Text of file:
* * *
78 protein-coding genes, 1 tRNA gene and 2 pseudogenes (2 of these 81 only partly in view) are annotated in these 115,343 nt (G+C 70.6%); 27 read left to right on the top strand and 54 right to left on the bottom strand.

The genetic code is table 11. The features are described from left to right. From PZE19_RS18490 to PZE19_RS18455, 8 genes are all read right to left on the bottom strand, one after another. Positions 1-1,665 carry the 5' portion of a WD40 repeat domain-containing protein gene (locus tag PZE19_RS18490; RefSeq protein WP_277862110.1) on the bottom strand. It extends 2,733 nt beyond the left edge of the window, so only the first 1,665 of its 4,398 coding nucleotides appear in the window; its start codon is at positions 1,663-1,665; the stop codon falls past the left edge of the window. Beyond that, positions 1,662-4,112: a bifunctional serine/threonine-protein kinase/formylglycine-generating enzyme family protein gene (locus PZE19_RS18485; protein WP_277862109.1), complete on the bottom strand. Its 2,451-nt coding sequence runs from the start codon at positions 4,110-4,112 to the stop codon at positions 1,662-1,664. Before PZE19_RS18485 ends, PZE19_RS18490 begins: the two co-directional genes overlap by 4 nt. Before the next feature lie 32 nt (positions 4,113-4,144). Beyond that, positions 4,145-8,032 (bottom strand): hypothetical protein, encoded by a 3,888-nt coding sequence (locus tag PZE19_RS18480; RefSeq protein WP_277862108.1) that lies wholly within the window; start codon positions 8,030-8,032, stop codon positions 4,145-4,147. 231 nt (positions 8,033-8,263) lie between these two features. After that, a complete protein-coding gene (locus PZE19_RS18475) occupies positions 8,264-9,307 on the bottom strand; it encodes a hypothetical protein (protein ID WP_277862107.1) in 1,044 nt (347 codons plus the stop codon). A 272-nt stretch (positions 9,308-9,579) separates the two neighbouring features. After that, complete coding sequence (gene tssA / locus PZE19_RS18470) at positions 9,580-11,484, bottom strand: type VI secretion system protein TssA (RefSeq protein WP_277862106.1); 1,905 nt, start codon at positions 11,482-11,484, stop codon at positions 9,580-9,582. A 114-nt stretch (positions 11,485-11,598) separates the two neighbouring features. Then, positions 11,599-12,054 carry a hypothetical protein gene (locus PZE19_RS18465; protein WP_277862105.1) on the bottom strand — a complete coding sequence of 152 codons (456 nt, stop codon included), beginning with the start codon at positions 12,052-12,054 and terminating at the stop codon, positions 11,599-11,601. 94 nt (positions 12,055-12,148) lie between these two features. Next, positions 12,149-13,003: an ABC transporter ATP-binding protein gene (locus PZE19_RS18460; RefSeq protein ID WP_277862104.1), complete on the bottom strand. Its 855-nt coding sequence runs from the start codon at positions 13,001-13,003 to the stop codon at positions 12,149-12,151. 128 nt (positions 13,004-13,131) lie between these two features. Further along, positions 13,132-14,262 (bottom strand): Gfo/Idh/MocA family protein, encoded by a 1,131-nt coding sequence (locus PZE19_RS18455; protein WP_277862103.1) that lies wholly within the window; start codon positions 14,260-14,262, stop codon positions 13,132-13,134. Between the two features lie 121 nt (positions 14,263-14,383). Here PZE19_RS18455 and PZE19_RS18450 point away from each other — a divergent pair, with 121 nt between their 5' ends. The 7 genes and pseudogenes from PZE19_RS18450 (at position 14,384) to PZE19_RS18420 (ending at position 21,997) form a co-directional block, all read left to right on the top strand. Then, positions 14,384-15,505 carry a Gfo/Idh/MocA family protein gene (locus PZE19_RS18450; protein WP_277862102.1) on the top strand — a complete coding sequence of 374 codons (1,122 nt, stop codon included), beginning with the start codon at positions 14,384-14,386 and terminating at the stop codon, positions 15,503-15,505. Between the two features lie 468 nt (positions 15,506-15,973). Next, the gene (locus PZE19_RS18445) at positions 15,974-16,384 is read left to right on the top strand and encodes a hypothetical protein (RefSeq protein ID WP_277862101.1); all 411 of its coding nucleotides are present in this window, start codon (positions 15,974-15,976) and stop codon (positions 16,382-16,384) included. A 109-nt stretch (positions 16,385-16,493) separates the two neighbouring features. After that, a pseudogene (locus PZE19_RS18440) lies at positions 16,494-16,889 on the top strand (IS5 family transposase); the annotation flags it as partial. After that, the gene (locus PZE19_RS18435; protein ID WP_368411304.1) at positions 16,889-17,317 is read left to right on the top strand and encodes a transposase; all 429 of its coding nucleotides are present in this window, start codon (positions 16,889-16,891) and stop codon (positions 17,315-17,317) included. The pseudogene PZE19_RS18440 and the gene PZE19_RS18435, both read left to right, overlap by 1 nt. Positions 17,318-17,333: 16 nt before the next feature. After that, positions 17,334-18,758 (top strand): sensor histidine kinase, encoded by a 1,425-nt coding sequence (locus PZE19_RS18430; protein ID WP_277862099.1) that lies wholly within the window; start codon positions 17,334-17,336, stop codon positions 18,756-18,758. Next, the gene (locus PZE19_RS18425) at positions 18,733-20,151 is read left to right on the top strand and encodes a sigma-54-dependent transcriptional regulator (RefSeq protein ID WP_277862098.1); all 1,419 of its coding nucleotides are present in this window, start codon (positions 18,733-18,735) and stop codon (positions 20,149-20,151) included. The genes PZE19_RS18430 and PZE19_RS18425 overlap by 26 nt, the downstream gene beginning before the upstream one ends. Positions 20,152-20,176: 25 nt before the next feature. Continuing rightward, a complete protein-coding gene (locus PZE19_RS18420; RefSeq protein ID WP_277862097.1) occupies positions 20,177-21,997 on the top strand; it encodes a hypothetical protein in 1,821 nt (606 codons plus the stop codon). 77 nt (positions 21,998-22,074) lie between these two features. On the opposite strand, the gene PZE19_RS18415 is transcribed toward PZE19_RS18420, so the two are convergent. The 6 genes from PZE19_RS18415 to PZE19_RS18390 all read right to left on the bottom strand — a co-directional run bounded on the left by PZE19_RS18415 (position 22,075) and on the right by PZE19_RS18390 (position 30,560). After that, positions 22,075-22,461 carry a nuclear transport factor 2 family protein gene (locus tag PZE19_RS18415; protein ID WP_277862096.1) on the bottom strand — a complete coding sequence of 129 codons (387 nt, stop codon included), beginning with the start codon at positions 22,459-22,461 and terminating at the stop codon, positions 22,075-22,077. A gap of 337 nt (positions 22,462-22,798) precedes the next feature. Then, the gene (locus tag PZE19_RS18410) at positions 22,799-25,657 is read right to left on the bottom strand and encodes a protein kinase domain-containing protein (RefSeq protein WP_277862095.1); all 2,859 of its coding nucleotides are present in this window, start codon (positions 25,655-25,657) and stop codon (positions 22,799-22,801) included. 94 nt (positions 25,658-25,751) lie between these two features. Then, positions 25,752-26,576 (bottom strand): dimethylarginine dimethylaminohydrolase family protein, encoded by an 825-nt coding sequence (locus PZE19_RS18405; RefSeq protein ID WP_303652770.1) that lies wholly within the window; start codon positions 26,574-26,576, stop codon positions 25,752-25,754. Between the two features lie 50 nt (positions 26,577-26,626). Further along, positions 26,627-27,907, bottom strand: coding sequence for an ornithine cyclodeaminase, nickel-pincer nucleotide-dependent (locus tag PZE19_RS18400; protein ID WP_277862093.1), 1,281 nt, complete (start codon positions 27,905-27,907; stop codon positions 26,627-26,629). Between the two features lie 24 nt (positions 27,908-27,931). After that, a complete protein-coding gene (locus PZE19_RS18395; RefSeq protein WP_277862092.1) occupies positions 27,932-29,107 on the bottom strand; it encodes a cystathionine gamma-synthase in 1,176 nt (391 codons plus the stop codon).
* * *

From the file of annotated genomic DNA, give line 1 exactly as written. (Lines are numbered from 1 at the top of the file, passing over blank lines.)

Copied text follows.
78 protein-coding genes, 1 tRNA gene and 2 pseudogenes (2 of these 81 only partly in view) are annotated in these 115,343 nt (G+C 70.6%); 27 read left to right on the top strand and 54 right to left on the bottom strand.